Illustration by Stavros Damos
Illustration: Stavros Damos

When I was 8 or 9, my family came downtown from Morton Grove to see Jimmy Durante play the Empire Room in the Palmer House. I’d never been in a room like that, never seen a show. And I was so taken by the excitement in that room, by the audience’s love for Durante. It was like, “Oh, he’s something.” On the way home I asked my parents, “Is that a job?” And they said it was. And I said, “Well, then that’s the job I want.”

My dad taught me to be humble. And my mom taught me to not be denied. It’s part of my success.

It’s a lot more challenging to be a comedian now. When you talk to an audience, they’re made up of so many different experiences. Whereas before, we shared a world that was smaller. There were only three TV channels—four if you include Channel 32. Everyone watched Bozo. Everyone watched BJ and Dirty Dragon. Or Frazier Thomas. Or Fahey Flynn with the news.

I’m an improvisational standup comedian. I took what I learned at Second City and put it into my standup. Nobody else has done that.

When I first went to L.A., you’d see other Chicago actors and you’d have this instant camaraderie. I remember people actually got confused why we were being so nice to each other. “We’re Chicago, man. If any one of us makes it, it’s good.”

If you’re bitter and jealous, you will not become successful. I’ve never seen an exception to that rule.

Be lucky. That’s what Roger Daltrey always says. So no matter how good I am, I’m lucky.


Comedy’s what I do, but it takes somebody special to make me want to watch it. I hate most comedy movies. There’s no nuance. It’s all just pounding me in the face. There’s been nothing in the past 30 years to move me like Groundhog Day.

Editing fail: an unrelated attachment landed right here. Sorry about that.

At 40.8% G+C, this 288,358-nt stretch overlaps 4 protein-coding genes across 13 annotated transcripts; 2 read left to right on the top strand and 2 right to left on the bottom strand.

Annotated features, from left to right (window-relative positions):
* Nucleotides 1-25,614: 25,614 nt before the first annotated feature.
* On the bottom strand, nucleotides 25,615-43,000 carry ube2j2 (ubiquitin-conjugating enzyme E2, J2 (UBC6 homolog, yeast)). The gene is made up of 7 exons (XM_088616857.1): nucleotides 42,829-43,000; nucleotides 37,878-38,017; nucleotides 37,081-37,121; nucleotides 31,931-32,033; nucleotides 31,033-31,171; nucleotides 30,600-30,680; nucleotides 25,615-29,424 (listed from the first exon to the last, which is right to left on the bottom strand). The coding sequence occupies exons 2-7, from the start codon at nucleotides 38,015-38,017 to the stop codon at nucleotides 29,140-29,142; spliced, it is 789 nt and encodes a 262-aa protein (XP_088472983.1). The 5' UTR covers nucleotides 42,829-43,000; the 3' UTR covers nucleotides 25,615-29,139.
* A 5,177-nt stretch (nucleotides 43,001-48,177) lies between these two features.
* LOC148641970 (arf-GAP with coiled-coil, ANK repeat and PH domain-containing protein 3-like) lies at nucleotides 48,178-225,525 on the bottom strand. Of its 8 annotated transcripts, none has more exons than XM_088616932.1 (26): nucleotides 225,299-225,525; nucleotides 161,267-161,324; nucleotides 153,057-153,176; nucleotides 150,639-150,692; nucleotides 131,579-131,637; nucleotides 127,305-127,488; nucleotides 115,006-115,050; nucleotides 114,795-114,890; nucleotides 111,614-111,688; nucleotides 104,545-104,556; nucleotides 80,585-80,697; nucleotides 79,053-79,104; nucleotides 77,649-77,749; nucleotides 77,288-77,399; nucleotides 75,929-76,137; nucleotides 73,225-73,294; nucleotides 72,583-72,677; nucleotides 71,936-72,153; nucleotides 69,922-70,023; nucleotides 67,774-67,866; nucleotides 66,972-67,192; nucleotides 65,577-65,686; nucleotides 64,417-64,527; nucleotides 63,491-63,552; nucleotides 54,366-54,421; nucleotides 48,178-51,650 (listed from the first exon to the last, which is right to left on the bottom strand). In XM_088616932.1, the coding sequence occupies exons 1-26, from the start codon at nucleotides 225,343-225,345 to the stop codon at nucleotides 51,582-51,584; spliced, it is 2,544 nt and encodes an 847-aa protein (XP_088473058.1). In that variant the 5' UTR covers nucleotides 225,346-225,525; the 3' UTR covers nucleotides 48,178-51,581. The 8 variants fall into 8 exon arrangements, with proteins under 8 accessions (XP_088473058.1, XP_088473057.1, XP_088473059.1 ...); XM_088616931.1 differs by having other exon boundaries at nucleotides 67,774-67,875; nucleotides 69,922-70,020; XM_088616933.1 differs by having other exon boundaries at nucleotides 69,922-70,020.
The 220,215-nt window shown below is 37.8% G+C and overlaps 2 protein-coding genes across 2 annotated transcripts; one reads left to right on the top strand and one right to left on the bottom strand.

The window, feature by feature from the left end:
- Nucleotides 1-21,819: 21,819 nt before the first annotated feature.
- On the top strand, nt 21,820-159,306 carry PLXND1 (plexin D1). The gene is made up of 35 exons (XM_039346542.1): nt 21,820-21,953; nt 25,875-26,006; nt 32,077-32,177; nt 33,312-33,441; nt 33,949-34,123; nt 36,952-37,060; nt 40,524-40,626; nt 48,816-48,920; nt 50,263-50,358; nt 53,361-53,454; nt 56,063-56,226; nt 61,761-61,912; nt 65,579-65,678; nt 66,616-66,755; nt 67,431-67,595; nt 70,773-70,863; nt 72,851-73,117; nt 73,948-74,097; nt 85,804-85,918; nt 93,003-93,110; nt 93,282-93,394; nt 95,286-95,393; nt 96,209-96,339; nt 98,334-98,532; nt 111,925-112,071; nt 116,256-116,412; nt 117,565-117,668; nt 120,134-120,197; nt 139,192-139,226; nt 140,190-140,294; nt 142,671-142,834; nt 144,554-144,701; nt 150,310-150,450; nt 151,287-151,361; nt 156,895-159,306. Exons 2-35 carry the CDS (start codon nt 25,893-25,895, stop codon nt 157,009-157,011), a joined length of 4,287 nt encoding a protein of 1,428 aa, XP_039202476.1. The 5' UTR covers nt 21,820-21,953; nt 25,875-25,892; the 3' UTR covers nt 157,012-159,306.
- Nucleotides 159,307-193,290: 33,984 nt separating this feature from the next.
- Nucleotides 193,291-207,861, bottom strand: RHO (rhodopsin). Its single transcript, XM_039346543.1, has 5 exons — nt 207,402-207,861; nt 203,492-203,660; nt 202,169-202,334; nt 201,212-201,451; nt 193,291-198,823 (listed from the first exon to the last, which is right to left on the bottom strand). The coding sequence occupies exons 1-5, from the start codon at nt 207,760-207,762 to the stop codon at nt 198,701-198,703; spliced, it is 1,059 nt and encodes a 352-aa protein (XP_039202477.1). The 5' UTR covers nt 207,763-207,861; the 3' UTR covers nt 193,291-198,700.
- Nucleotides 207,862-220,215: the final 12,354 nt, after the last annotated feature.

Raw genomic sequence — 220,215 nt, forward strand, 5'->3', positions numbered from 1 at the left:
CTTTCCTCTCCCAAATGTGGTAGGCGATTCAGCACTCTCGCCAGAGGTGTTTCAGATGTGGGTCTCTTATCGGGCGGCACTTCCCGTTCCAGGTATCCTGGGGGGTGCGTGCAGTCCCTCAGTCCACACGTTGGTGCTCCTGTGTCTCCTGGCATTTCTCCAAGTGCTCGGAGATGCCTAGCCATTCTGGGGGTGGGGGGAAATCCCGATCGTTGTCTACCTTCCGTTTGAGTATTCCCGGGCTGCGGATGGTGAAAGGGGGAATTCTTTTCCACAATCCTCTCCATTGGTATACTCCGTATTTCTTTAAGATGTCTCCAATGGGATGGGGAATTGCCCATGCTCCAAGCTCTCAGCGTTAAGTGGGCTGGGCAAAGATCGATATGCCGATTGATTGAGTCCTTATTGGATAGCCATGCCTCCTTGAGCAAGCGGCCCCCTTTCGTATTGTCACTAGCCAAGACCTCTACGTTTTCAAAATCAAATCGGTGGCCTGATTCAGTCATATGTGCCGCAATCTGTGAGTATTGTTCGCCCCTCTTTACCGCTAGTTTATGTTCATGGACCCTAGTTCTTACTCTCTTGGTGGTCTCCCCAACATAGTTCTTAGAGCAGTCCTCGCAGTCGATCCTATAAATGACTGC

What a weird house it was that first night at Wrigley. Everyone was thinking the same thing: Are we really in the World Series? The next night the Cubs asked me to say the ceremonial “Play ball!” And I said, “Can I give a speech?” And they go, “Sure, if you keep it short.” So I got to talk about the elephant in the room. I said, “Last night, we didn’t know how to act. I didn’t know how to act. But now we’ve got experience, we know how to act. Tonight we make noise, because tonight we win.” And everybody was very happy. And it felt normal in the ballpark. Even though we lost again that night.

I can nap anywhere. It’s a gift.

I’m not a fan of being maudlin, but I am of pathos. For me, the greatest moment of pathos in the history of cinema is the end of City Lights when she finally can see, and she sees Chaplin, who’s been nothing but nice to her. It blows my mind.

The late, great Ron Santo was the only broadcaster in the history of broadcasting who called things like this: “It’s a ball up—Oh no. What? No! WHAT? NO!” Lamenting calls, screaming. Santo was terrible, but he was our terrible.

My heart’s always on my sleeve. Even though I’ve been married 23 years, I have a long history of unrequited love, and a long history of pain and getting my heart broken. That’s who I am.

I want to be Joe Maddon’s best friend. He’s so laid-back. He uses words like “groovy” and “man.” I keep trying to have dinner with him. It’s not that he won’t. He’s busy, he’s managing the Cubs. Every time, he says, “Please, let’s think of another date.” Like he’s encouraging me. Don’t you think?